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Sustainability context

  • GRI
    

Knowing the reference context and identifying key trends in advance allows us to direct the business model and guide the ongoing energy transition. Macrotrends in a technologi cal context are driving a rapid electrifica tion of global energy demand, increas ingly linked to decarbonized sources. This need is particularly felt in many big cities the world over, in line with growth trends in the global population and ur banization. Key elements will be the development of urban infrastructures, increasingly sophisticated digitalized networks and suppliers of software plat forms that can meet the new needs of customers.

The World Energy Outlook 2018 (WEO 2018) of the International Energy Agen cy (IEA) has stated that the world is gradually building a different energy sys tem model, but with fundamental as pects that still have some weaknesses:

  • affordability: wind and photovolta ic costs are continuing to fall, while oil prices went over 80 dollars a bar rel in 2018 for the first time in four years; moreover, in some countries, reforms concerning subsidies for the use of fossil fuels are at risk;
  • reliability: oil and gas procurement risks are still present. At worldwide level, one person out of eight does not have access to electricity, and the electrical sector has to tackle new challenges, from a necessary flexibil ity to cyber security;
  • sustainability: after three years with steady values, energyrelated global emissions of CO2 went up by 1.6% in 2017 and this trend was also con firmed in 2018, deviating from the trajectory consistent with achieving climaterelated goals.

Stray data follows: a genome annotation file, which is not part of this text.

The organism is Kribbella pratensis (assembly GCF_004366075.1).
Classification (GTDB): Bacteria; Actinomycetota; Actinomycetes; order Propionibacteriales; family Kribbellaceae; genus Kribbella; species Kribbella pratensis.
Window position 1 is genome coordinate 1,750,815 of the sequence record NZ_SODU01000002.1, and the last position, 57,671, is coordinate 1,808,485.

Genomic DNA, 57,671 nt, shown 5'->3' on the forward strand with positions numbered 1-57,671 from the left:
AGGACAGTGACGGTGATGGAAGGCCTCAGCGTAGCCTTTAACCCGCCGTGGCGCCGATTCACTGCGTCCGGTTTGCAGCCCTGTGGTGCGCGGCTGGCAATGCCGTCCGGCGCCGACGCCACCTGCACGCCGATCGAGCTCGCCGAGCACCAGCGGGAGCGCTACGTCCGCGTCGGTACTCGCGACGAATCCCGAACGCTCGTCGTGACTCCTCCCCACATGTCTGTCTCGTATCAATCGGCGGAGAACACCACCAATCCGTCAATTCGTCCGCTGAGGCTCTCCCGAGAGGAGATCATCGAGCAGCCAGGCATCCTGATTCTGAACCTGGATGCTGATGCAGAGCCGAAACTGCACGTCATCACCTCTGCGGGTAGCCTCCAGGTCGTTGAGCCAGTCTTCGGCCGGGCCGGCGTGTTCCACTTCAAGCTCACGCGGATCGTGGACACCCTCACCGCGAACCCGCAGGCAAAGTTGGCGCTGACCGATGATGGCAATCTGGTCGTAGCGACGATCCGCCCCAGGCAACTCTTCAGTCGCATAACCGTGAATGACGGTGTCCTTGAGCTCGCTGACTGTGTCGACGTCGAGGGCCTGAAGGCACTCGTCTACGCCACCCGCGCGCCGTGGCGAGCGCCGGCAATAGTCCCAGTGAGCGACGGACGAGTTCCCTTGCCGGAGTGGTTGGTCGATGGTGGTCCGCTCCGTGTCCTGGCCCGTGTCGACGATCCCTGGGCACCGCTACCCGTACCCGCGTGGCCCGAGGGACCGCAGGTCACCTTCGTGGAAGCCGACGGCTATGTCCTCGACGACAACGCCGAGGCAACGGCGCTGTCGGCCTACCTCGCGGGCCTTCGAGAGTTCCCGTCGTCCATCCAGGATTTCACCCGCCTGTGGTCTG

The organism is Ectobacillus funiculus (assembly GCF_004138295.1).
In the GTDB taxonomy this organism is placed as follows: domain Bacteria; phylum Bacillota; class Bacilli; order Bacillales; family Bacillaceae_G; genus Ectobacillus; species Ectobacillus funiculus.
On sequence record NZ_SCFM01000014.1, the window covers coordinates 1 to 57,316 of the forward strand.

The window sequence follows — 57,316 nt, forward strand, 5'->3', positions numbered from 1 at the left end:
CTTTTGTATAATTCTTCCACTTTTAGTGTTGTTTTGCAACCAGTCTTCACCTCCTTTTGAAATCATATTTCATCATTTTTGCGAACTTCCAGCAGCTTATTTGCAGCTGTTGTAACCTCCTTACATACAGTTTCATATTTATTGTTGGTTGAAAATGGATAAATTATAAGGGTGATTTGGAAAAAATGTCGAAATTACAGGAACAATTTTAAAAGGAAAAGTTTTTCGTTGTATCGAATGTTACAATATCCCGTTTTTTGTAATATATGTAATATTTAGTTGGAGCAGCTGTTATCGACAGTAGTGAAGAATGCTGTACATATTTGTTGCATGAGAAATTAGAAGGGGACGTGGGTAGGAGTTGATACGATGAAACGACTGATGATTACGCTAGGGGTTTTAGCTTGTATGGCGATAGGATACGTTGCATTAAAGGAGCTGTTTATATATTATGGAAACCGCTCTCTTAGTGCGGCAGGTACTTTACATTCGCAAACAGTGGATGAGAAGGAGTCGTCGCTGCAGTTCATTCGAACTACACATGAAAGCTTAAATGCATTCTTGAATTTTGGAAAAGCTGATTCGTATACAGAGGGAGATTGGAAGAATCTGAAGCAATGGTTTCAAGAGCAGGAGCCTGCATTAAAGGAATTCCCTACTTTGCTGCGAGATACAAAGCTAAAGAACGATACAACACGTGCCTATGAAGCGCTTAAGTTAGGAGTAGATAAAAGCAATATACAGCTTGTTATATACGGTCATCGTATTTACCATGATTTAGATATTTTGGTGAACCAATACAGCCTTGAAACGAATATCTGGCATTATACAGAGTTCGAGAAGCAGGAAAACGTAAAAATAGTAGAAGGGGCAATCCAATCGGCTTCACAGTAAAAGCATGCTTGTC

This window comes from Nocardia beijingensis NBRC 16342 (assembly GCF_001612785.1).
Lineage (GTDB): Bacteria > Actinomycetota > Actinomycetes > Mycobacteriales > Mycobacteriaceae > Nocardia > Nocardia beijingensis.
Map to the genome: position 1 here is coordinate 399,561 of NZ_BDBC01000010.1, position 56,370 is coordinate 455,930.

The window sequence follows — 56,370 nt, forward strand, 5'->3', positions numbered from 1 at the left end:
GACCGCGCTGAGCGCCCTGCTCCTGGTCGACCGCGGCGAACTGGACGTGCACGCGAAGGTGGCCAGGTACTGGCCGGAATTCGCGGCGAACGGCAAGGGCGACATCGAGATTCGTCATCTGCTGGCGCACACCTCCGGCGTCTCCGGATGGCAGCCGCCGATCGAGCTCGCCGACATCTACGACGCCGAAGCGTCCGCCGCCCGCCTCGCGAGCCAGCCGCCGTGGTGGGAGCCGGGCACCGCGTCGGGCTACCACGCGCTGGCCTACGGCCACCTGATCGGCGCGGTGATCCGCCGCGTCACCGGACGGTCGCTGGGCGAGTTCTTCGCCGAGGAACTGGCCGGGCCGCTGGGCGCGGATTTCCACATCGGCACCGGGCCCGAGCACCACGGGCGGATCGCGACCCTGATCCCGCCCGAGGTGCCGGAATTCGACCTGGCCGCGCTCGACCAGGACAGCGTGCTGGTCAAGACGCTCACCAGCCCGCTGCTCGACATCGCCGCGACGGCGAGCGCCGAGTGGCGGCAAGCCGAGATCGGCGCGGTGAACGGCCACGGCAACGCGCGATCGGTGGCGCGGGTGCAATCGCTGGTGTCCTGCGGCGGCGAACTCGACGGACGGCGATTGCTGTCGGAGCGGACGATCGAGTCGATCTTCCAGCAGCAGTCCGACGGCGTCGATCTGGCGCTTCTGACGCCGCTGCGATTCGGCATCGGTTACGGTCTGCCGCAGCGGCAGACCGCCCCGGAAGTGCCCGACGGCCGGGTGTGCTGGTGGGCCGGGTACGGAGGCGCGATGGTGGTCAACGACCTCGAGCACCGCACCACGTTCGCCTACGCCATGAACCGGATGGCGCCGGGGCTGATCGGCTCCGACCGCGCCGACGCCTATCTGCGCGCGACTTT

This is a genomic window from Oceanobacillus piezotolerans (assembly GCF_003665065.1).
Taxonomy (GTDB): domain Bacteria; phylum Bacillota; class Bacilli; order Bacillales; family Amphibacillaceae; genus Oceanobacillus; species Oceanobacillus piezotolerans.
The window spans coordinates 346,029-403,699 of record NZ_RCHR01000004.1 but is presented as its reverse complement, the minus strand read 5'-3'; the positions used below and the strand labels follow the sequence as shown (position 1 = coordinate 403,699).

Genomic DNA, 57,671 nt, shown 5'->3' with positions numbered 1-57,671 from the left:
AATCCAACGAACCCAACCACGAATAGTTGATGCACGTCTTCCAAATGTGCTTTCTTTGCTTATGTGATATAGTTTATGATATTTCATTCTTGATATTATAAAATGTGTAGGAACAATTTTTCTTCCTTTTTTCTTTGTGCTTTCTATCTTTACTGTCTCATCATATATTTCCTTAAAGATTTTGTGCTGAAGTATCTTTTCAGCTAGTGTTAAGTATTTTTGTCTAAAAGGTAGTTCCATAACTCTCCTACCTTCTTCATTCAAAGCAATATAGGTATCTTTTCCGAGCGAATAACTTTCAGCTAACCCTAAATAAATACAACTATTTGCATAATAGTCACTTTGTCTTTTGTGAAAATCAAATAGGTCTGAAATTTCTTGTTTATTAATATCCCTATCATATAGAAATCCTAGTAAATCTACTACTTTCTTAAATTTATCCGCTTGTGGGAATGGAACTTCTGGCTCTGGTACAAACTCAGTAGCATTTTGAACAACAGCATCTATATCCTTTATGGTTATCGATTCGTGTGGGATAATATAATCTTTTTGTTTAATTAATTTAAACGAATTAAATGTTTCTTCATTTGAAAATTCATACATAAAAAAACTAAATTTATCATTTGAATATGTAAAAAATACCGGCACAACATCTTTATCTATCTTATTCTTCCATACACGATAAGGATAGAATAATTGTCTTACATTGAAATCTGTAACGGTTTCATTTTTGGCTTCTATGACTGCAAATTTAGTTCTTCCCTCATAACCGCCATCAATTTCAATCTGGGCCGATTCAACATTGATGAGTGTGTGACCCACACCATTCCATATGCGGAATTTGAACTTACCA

Affordability, reliability and sustainabili ty are related and call for an integrated approach in terms of energy policy. In the WEO 2018’s New Policies Scenario (NPS), growing income and a 1.7 billion increase in the world population, main ly in urban areas of developing econo mies, will lead to an increase in energy demand worldwide by over a quarter from now until 2040. In the absence of continual improvements in energy ef ficiency levels, this increase would be twofold that estimated. Electricity is the undisputed lead player on the ener gy stage, and is a fundamentally impor tant driver of change to achieve many of the world’s objectives for sustainable development.

In advanced economies, despite a modest growth in demand for electricity, huge investments are necessary to support the evolution of the generation mix and modernization of infrastructures. In developing econo mies, with a demand for electricity that has increased twofold, strategies for economic development and reducing emissions must instead target electric ity that is clean, universally accessible and affordable.

In the New Policies Scenario, renewa bles take the place of coal in the elec tricity mix: the amount generated from renewables will go up from the current figure of 25% to approximately 40% in 2040; the trend instead will be reversed for coal. An increase in renewable energies, particularly photovoltaic and wind power, requires an electrical system that can operate flexibly, to guarantee continuity of supplies.

In 2017, for the first time ever, the num ber of people without access to elec tricity fell below 1 billion, but trends in access to energy are far from achieving global goals. In 2040, over 700 million people, particularly in rural areas of SubSaharan Africa, will still not have ac cess to electricity.

In this landscape, companies must adopt an integrated approach to man aging the impact of energy transition on the environment, people and com munities (the “just transition”). Climate change, social inclusion, the develop ment of new, innovative and sustaina ble products and services will become key aspects for managing growth and promoting the 17 Sustainable Develop ment Goals of the United Nations.

This approach must be taken by all players in volved and must follow a common path towards achieving sustainable develop ment for the planet.